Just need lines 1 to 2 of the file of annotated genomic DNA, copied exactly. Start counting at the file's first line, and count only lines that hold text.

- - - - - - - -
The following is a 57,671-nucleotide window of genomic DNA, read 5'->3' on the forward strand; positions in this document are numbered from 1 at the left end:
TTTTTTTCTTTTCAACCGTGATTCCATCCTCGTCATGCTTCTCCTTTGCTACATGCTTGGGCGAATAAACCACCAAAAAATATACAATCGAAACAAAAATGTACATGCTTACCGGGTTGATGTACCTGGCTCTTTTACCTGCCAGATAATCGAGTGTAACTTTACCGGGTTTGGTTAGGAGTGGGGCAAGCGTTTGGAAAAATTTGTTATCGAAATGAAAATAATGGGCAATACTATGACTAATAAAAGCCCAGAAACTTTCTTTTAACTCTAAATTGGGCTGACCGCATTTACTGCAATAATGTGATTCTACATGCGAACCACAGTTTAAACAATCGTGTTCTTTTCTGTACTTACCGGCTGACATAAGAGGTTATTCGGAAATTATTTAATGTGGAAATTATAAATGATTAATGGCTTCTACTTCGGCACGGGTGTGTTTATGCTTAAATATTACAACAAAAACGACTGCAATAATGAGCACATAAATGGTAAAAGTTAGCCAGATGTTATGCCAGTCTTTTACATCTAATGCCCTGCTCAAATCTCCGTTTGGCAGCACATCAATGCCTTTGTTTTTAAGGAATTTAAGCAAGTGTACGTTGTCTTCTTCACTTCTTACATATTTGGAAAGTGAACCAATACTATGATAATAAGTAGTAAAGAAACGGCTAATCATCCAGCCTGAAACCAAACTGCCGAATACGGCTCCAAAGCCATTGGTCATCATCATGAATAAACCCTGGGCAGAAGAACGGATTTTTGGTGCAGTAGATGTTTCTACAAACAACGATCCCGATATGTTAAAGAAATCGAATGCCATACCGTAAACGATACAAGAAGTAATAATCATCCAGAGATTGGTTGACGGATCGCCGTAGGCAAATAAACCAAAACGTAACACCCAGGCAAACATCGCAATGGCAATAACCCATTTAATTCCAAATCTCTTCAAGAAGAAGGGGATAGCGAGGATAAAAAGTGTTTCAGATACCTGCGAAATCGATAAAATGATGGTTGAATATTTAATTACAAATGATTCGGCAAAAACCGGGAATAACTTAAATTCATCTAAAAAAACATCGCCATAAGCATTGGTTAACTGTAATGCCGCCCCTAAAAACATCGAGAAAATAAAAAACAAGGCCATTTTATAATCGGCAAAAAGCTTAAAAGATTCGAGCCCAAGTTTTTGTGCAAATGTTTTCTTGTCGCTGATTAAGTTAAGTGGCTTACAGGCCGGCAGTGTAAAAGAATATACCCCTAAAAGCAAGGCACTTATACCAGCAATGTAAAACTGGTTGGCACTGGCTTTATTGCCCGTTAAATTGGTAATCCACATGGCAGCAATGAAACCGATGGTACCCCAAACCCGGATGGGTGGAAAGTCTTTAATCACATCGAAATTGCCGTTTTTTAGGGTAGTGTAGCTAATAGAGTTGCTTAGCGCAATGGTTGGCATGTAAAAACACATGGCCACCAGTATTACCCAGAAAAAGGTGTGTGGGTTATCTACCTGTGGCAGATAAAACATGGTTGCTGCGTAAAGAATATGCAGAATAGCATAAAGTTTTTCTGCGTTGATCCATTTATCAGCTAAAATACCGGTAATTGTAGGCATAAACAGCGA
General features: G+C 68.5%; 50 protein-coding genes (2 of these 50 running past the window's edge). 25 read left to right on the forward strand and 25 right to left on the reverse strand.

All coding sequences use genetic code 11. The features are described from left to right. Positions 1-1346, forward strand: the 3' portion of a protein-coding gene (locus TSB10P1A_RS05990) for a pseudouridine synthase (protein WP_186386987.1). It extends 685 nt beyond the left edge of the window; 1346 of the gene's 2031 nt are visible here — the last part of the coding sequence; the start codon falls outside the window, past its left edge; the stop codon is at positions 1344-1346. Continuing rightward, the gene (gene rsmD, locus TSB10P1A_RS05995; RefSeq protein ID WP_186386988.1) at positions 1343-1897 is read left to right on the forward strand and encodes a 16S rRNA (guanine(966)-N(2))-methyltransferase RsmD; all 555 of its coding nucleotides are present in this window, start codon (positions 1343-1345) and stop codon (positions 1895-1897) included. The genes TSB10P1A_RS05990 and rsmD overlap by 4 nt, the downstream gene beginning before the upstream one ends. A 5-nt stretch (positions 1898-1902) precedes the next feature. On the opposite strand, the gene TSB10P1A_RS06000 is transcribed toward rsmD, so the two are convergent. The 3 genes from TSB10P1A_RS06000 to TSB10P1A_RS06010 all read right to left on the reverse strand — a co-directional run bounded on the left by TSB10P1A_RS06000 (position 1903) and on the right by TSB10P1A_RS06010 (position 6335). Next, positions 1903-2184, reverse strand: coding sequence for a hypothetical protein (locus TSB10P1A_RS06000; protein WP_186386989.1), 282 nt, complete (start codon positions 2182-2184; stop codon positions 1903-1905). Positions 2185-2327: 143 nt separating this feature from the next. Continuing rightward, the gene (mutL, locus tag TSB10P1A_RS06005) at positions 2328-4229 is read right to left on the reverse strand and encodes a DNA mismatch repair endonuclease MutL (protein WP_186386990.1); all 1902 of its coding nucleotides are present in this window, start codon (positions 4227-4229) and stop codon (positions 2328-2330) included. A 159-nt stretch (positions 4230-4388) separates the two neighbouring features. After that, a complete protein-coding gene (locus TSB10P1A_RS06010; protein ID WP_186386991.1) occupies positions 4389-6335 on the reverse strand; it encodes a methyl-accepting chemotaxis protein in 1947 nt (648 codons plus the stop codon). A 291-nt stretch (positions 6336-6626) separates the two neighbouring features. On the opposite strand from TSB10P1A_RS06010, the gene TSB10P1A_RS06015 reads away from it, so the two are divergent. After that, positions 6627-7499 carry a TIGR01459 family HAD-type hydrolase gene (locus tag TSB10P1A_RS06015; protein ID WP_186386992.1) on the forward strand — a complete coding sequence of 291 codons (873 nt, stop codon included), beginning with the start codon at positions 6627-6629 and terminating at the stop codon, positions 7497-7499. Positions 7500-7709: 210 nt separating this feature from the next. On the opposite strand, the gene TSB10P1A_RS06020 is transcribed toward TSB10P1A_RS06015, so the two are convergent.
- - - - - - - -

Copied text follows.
The following is a 57,671-nucleotide window of genomic DNA, read 5'->3' on the forward strand; positions in this document are numbered from 1 at the left end:
TTTTTTTCTTTTCAACCGTGATTCCATCCTCGTCATGCTTCTCCTTTGCTACATGCTTGGGCGAATAAACCACCAAAAAATATACAATCGAAACAAAAATGTACATGCTTACCGGGTTGATGTACCTGGCTCTTTTACCTGCCAGATAATCGAGTGTAACTTTACCGGGTTTGGTTAGGAGTGGGGCAAGCGTTTGGAAAAATTTGTTATCGAAATGAAAATAATGGGCAATACTATGACTAATAAAAGCCCAGAAACTTTCTTTTAACTCTAAATTGGGCTGACCGCATTTACTGCAATAATGTGATTCTACATGCGAACCACAGTTTAAACAATCGTGTTCTTTTCTGTACTTACCGGCTGACATAAGAGGTTATTCGGAAATTATTTAATGTGGAAATTATAAATGATTAATGGCTTCTACTTCGGCACGGGTGTGTTTATGCTTAAATATTACAACAAAAACGACTGCAATAATGAGCACATAAATGGTAAAAGTTAGCCAGATGTTATGCCAGTCTTTTACATCTAATGCCCTGCTCAAATCTCCGTTTGGCAGCACATCAATGCCTTTGTTTTTAAGGAATTTAAGCAAGTGTACGTTGTCTTCTTCACTTCTTACATATTTGGAAAGTGAACCAATACTATGATAATAAGTAGTAAAGAAACGGCTAATCATCCAGCCTGAAACCAAACTGCCGAATACGGCTCCAAAGCCATTGGTCATCATCATGAATAAACCCTGGGCAGAAGAACGGATTTTTGGTGCAGTAGATGTTTCTACAAACAACGATCCCGATATGTTAAAGAAATCGAATGCCATACCGTAAACGATACAAGAAGTAATAATCATCCAGAGATTGGTTGACGGATCGCCGTAGGCAAATAAACCAAAACGTAACACCCAGGCAAACATCGCAATGGCAATAACCCATTTAATTCCAAATCTCTTCAAGAAGAAGGGGATAGCGAGGATAAAAAGTGTTTCAGATACCTGCGAAATCGATAAAATGATGGTTGAATATTTAATTACAAATGATTCGGCAAAAACCGGGAATAACTTAAATTCATCTAAAAAAACATCGCCATAAGCATTGGTTAACTGTAATGCCGCCCCTAAAAACATCGAGAAAATAAAAAACAAGGCCATTTTATAATCGGCAAAAAGCTTAAAAGATTCGAGCCCAAGTTTTTGTGCAAATGTTTTCTTGTCGCTGATTAAGTTAAGTGGCTTACAGGCCGGCAGTGTAAAAGAATATACCCCTAAAAGCAAGGCACTTATACCAGCAATGTAAAACTGGTTGGCACTGGCTTTATTGCCCGTTAAATTGGTAATCCACATGGCAGCAATGAAACCGATGGTACCCCAAACCCGGATGGGTGGAAAGTCTTTAATCACATCGAAATTGCCGTTTTTTAGGGTAGTGTAGCTAATAGAGTTGCTTAGCGCAATGGTTGGCATGTAAAAACACATGGCCACCAGTATTACCCAGAAAAAGGTGTGTGGGTTATCTACCTGTGGCAGATAAAACATGGTTGCTGCGTAAAGAATATGCAGAATAGCATAAAGTTTTTCTGCGTTGATCCATTTATCAGCTAAAATACCGGTAATTGTAGGCATAAACAGCGA